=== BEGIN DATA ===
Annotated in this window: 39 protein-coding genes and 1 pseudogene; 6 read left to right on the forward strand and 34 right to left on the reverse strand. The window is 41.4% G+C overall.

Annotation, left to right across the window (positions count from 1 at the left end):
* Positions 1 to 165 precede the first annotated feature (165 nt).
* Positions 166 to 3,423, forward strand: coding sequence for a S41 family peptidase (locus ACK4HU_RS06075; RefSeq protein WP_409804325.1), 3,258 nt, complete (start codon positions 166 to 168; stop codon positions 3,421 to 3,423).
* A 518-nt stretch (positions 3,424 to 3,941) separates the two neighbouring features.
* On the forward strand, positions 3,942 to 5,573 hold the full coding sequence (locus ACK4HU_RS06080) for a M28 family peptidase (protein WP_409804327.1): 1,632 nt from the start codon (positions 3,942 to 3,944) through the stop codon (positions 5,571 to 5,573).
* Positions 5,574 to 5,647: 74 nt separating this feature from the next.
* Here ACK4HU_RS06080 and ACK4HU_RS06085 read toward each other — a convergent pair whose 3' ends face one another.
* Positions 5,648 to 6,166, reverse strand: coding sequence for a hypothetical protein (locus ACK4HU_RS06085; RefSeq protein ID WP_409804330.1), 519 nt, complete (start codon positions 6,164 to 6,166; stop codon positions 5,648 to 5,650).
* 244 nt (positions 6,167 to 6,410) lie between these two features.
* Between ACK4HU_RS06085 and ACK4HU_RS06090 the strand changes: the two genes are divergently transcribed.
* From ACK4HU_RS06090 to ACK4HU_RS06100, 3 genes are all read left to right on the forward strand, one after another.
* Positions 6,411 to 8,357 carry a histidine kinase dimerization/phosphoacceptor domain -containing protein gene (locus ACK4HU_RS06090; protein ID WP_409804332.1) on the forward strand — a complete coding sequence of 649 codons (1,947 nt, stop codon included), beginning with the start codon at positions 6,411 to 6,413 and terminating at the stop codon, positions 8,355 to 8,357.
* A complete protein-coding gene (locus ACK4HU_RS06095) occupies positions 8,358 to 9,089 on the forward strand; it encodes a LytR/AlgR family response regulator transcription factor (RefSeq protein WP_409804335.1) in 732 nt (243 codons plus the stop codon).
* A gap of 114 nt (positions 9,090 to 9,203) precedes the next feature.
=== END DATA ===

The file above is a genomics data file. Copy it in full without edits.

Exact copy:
Annotated in this window: 39 protein-coding genes and 1 pseudogene; 6 read left to right on the forward strand and 34 right to left on the reverse strand. The window is 41.4% G+C overall.

Annotation, left to right across the window (positions count from 1 at the left end):
* Positions 1 to 165 precede the first annotated feature (165 nt).
* Positions 166 to 3,423, forward strand: coding sequence for a S41 family peptidase (locus ACK4HU_RS06075; RefSeq protein WP_409804325.1), 3,258 nt, complete (start codon positions 166 to 168; stop codon positions 3,421 to 3,423).
* A 518-nt stretch (positions 3,424 to 3,941) separates the two neighbouring features.
* On the forward strand, positions 3,942 to 5,573 hold the full coding sequence (locus ACK4HU_RS06080) for a M28 family peptidase (protein WP_409804327.1): 1,632 nt from the start codon (positions 3,942 to 3,944) through the stop codon (positions 5,571 to 5,573).
* Positions 5,574 to 5,647: 74 nt separating this feature from the next.
* Here ACK4HU_RS06080 and ACK4HU_RS06085 read toward each other — a convergent pair whose 3' ends face one another.
* Positions 5,648 to 6,166, reverse strand: coding sequence for a hypothetical protein (locus ACK4HU_RS06085; RefSeq protein ID WP_409804330.1), 519 nt, complete (start codon positions 6,164 to 6,166; stop codon positions 5,648 to 5,650).
* 244 nt (positions 6,167 to 6,410) lie between these two features.
* Between ACK4HU_RS06085 and ACK4HU_RS06090 the strand changes: the two genes are divergently transcribed.
* From ACK4HU_RS06090 to ACK4HU_RS06100, 3 genes are all read left to right on the forward strand, one after another.
* Positions 6,411 to 8,357 carry a histidine kinase dimerization/phosphoacceptor domain -containing protein gene (locus ACK4HU_RS06090; protein ID WP_409804332.1) on the forward strand — a complete coding sequence of 649 codons (1,947 nt, stop codon included), beginning with the start codon at positions 6,411 to 6,413 and terminating at the stop codon, positions 8,355 to 8,357.
* A complete protein-coding gene (locus ACK4HU_RS06095) occupies positions 8,358 to 9,089 on the forward strand; it encodes a LytR/AlgR family response regulator transcription factor (RefSeq protein WP_409804335.1) in 732 nt (243 codons plus the stop codon).
* A gap of 114 nt (positions 9,090 to 9,203) precedes the next feature.